The latest published study by Katherine Gold, M.D., M.S.W., M.S., assistant professor in the Department of Family Medicine and depression and reproductive and women's health researcher, has struck a chord with academic and non-academic audiences alike, with mentions from to the White House. In the Washington Post this week, guest op-ed writer Nathaniel P. Morris grounded his analysis in Dr. Gold's latest publication in General Hospital Psychiatry.
Dr. Morris is currently a resident physician at Stanford and a recent graduate of Harvard Medical School. In the piece, he reflects on his experiences with depression in medical school and the fear that drove him to delay treatment and support. Despite his prestigious medical training and accomplishments, Dr. Morris feared how a record of mental illness could hinder his career aspirations, namely, as a future barrier in the medical licensure process. Dr. Morris is in the midst of applying for his medical license now, and he leaves the reader with one last question, "Should I have kept quiet?"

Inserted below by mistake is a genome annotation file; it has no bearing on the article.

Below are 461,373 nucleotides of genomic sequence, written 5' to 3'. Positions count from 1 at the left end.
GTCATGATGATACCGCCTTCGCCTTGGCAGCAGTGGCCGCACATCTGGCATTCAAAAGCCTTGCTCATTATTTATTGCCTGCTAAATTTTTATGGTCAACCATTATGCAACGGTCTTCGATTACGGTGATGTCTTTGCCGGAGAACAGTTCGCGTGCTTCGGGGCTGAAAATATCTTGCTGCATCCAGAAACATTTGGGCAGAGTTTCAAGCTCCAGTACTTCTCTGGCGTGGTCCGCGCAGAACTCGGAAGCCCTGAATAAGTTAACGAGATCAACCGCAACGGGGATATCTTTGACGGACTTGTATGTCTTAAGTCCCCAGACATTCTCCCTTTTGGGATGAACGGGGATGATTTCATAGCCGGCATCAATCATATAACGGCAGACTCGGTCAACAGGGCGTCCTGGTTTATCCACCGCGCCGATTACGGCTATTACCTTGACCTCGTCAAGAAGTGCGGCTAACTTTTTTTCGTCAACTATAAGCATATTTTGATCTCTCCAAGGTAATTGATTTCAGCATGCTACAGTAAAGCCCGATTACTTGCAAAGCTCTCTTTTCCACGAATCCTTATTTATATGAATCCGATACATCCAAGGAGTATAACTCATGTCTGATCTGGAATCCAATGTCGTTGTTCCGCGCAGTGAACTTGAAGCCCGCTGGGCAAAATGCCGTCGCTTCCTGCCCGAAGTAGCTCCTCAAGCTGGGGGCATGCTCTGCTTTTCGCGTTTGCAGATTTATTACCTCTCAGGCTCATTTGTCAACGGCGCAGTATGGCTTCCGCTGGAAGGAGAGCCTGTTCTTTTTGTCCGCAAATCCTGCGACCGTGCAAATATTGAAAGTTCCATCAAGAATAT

Dr. Gold's current research focuses in on that key process, medical licensure, and the role it may play in driving physicians to hide and defer treatment for mental health conditions.